Links I like (weekend edition)

In the ten minutes Gmail was down…

Aaron Earls recounts the harrowing ordeal—with GIFs!

Helping someone through a salvation experience

David Platt:

As we walk in the presence of Christ, we’ll have opportunities to make new disciples of Jesus. We’ll have the privilege of inviting people to turn from their sin and trust in Jesus as Savior and Lord. This won’t happen because of our cleverness or evangelistic prowess; it will happen because of the convicting work of the Holy Spirit.

But how should we handle these moments on a practical level? What should we say and what should we do when God grants us the privilege of harvesting a new follower of Christ?

Why I am Pro-Choice

Lore Ferguson:

No one is arguing for the abortion of three and four year olds, but three and four year olds have similar decision making abilities as infants. Of course there is a small gap of maturity, but a child who cannot zip her coat or tie her shoes, whose father has to lift her to put his money in a meter to park a car she can’t drive—how limited is her ability to choose?

We cannot know how any child’s life will turn out, but shouldn’t we give them the basic right to choose? Or, less even, the ability to learn to make choices?

Oh, Oh, Ooh, Ooh, La, La, Whoa

Bob Kauflin:

…recently an increasing number of modern worship songs feature syllables like “oh, ooh, and whoa.” Generic syllables can be enjoyable to sing and can provide a musical segue that involves the congregation. They also can carry meaning as they give expression to a burst of emotion that either respond or lead into lyrics that actually say something. My good friend Matt Boswell reminded me that Paul begins his doxology in Romans 11:33-36 with “Oh,” the depth of the riches… There are times when an emotional “oh!” is the most appropriate lead in to a life-transforming truth.

But something more has been happening. Crowds are singing lengthy portions of songs using vowel sounds rather than actually singing words. Is this a good thing? Does it matter?

Looking forward to seeing how worship leaders respond to this piece.

Burning away misconceptions about “holy fire”

Lyndon Unger:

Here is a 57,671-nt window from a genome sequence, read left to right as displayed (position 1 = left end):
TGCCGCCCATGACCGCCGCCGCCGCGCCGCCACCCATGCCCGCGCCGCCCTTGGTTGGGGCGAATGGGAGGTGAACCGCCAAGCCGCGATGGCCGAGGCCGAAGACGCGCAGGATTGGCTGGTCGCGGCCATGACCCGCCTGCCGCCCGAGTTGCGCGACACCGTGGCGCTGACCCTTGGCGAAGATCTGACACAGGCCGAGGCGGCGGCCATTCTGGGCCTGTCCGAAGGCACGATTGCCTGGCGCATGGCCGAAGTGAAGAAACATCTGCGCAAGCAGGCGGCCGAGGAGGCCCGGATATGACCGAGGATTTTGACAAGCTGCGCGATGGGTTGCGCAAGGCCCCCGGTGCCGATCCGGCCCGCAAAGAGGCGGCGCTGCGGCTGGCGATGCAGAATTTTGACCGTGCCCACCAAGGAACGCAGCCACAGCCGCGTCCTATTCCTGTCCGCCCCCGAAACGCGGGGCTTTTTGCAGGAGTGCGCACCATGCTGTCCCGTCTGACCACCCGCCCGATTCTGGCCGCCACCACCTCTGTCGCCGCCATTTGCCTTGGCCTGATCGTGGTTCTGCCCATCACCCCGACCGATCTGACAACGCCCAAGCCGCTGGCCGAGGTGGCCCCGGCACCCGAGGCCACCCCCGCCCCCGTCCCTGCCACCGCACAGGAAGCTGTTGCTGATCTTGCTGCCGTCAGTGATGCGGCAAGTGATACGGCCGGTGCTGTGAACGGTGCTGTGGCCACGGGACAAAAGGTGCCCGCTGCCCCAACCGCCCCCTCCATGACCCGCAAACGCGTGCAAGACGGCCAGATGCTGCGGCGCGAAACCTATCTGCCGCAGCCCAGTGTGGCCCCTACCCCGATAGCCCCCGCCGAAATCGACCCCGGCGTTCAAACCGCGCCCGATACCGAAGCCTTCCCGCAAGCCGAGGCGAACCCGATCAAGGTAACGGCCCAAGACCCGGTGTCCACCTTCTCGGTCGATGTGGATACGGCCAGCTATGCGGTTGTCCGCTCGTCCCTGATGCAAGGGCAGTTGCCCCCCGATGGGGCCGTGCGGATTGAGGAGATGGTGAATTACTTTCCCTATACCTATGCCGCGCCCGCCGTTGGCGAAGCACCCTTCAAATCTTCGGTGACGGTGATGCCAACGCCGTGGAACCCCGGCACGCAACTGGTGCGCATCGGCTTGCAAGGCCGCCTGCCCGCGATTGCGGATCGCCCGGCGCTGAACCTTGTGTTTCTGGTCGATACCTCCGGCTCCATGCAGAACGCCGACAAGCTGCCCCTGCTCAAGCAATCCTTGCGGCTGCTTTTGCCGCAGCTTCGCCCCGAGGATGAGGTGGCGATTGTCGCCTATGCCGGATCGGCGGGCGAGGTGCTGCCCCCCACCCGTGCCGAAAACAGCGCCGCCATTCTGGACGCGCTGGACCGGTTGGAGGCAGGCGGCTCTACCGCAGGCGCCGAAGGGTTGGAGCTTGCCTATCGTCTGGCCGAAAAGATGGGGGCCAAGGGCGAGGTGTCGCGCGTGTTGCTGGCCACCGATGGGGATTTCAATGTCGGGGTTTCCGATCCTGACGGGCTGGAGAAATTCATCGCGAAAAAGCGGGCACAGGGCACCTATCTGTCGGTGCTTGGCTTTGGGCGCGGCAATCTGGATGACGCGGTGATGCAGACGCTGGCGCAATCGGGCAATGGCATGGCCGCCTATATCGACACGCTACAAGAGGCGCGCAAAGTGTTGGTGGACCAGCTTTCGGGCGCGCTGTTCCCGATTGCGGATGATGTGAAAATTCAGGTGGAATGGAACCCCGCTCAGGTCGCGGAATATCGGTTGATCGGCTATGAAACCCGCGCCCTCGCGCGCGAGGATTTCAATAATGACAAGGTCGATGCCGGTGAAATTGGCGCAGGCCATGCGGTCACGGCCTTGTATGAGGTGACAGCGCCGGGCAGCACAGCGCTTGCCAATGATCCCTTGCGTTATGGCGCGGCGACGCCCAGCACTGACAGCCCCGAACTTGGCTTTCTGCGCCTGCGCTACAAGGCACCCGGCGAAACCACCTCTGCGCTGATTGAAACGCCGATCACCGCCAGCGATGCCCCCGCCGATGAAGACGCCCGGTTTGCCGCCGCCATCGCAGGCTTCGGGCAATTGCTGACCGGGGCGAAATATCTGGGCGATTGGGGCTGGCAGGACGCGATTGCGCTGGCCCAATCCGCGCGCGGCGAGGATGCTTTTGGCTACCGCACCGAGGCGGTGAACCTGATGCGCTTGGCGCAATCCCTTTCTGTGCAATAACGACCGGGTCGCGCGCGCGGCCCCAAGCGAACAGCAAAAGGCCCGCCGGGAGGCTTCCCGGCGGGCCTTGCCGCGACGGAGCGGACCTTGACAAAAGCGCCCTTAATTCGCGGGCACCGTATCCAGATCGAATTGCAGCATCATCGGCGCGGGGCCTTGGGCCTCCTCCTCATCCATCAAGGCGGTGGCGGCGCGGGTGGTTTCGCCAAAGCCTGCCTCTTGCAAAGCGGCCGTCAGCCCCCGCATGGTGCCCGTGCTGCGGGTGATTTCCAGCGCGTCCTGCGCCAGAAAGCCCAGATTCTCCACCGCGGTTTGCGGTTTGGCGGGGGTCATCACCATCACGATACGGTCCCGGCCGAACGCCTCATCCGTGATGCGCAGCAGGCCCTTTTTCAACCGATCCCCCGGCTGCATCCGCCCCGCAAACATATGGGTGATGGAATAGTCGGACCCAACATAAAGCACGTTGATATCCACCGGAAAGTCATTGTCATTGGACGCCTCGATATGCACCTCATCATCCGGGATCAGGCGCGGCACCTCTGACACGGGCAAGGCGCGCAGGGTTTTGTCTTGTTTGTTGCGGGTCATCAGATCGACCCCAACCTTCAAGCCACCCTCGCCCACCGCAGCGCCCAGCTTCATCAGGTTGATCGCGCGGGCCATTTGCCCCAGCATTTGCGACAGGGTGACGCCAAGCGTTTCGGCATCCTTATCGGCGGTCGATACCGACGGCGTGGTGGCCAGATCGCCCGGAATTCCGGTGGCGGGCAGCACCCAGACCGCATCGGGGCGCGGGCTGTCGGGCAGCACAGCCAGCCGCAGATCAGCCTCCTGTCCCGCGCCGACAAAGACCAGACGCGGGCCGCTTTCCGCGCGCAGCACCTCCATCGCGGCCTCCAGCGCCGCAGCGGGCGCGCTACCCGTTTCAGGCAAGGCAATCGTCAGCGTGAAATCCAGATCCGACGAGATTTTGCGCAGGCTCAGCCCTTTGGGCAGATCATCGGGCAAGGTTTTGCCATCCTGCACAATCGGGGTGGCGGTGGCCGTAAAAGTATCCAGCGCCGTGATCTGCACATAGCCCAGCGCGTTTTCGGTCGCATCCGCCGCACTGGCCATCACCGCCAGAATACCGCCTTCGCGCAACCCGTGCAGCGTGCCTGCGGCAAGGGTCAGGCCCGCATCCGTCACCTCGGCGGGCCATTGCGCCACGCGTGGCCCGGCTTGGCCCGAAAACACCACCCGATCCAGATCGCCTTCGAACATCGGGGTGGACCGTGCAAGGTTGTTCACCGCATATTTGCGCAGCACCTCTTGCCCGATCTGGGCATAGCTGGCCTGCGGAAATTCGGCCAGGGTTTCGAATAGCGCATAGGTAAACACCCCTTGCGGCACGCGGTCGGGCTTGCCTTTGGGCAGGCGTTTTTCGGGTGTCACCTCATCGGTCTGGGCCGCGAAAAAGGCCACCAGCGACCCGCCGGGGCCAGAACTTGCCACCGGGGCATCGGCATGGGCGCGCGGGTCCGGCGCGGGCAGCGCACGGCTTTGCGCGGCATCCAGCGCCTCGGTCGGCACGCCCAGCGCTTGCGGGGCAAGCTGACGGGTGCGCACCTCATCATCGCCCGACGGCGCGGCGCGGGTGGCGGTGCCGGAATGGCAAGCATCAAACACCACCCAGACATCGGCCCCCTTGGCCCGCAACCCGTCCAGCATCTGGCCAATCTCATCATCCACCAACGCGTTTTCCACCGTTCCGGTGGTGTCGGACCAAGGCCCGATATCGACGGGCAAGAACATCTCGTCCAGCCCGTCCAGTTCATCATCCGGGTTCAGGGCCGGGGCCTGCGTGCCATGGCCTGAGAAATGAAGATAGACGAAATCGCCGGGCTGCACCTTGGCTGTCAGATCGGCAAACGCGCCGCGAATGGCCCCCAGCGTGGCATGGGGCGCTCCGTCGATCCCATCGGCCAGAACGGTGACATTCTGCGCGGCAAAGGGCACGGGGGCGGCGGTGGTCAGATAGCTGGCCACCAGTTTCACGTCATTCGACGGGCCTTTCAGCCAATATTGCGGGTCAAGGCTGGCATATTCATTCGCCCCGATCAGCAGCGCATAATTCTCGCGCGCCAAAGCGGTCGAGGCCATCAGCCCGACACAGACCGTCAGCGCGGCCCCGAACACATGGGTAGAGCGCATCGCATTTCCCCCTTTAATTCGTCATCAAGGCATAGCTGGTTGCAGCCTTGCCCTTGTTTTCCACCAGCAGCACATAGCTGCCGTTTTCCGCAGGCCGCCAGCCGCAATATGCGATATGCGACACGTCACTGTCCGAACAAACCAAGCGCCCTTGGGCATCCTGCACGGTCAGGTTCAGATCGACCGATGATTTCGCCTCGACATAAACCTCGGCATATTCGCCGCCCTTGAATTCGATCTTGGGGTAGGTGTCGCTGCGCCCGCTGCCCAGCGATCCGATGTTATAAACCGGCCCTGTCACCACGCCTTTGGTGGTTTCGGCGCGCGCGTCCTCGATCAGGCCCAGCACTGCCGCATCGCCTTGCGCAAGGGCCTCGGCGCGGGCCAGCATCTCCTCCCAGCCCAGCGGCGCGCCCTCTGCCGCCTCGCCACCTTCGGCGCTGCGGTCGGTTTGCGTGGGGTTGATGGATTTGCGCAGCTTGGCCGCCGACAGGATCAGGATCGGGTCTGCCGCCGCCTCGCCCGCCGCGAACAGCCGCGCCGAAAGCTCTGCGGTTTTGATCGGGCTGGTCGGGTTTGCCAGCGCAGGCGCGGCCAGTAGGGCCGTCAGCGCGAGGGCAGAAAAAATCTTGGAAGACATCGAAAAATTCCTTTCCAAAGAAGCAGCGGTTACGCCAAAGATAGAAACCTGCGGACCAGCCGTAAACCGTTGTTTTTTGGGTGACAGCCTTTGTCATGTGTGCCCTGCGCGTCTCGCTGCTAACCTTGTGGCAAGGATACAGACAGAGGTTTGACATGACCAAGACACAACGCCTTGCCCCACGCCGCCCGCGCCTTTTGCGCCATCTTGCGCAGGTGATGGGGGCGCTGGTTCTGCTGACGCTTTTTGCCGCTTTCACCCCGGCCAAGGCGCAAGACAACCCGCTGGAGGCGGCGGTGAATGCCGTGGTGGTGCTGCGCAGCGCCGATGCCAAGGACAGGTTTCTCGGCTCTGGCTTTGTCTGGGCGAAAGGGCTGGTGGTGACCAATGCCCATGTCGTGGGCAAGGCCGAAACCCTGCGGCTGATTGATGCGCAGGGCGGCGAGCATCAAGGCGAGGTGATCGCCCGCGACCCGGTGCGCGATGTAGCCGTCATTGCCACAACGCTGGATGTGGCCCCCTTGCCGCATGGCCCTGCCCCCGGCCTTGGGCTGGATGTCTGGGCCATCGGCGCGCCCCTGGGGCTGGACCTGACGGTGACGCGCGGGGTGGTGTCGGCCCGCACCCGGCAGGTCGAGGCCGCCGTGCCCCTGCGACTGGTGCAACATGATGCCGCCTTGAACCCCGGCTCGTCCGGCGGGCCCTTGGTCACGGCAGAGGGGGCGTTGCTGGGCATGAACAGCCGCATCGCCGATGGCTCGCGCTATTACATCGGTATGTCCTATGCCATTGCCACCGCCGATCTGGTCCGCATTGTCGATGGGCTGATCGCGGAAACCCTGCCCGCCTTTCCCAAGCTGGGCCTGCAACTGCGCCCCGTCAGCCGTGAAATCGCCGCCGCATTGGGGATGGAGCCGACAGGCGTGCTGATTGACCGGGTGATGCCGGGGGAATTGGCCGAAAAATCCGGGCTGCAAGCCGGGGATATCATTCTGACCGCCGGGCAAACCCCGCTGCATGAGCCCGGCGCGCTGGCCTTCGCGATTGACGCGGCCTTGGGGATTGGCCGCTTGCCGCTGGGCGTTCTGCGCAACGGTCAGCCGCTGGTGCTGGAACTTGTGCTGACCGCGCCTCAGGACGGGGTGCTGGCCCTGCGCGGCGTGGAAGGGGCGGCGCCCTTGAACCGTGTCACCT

If you entered the faith via a Charismatic church (like me), one of the most quickly re-defined terms was “fire”.  “Fire” used to be what you called the results of tossing a match on something flammable, or maybe something you did with a gun.  Now it meant something way different. In Charismatic circles, there is often talk about “fire” of some sort: Holy Fire, Divine Fire, Heavenly Fire, the Fire of God, etc.  The idea of “fire” is basically paralleled with one or more of the following ideas: spiritual passion, having an emotionally intense worship/church service, really “getting serious” with God (or some form of personal revival), or some sort of outpouring of divine power on a person/church meeting/event resulting in a renewed passion of some sort (i.e. evangelism) or various “manifestations” of the Holy Spirit (i.e. euphoria, tongues, healings, prophecies, “miracles”, holy laughter, holy glue, holy vomiting, barking, crying, being slain/laid out in the spirit, visions, trances, screaming, physical pain, teleportation, etc.). I had generally gone along with the Charismatic usage of the term “fire” with regards to passion or zeal, and not really questioned it since the term is often used in non-Charismatic circles in nearly identical ways. But, as I’ve grown in my knowledge of the Lord and his word I’ve found myself continually questioning my own assumptions and understandings and going “back to the drawing board”.  When we speak of “fire” in the previously mentioned ways, are we using the term in a proper Biblical sense?

Links I like

Nothing That Is Possible Can Save Us

Tullian Tchividjian, quoting David Zahl:

Auden’s meaning becomes clearer when we consider problems of a less everyday nature. The kind that keep us up at night. I was speaking with a friend recently who had just separated from his wife. He told me, “I’ve done everything I can think of. Even couples’ counseling hasn’t helped. She just doesn’t want me. It’s going to take a miracle to save our marriage.” He had pursued all the right options, and nothing had worked. The problem was simply beyond him. So it is with us. Our condition is not fixable. That is, we can empirically say that the solution to human nature has not been found in the realm of “what’s possible.” Instead, we need a miracle to save us – from ourselves, from our sin, and ultimately, from death.

No More Gender: A Look into Sweden’s Social Experiment

Trevin Wax:

If Sweden is our future, then we are in trouble. The idea of humanity as completely neutral in terms of gender is foreign to a Scriptural understanding of who we are. Human beings bear God’s image, and God made us male and female. He didn’t make us merely human. He made us gendered beings.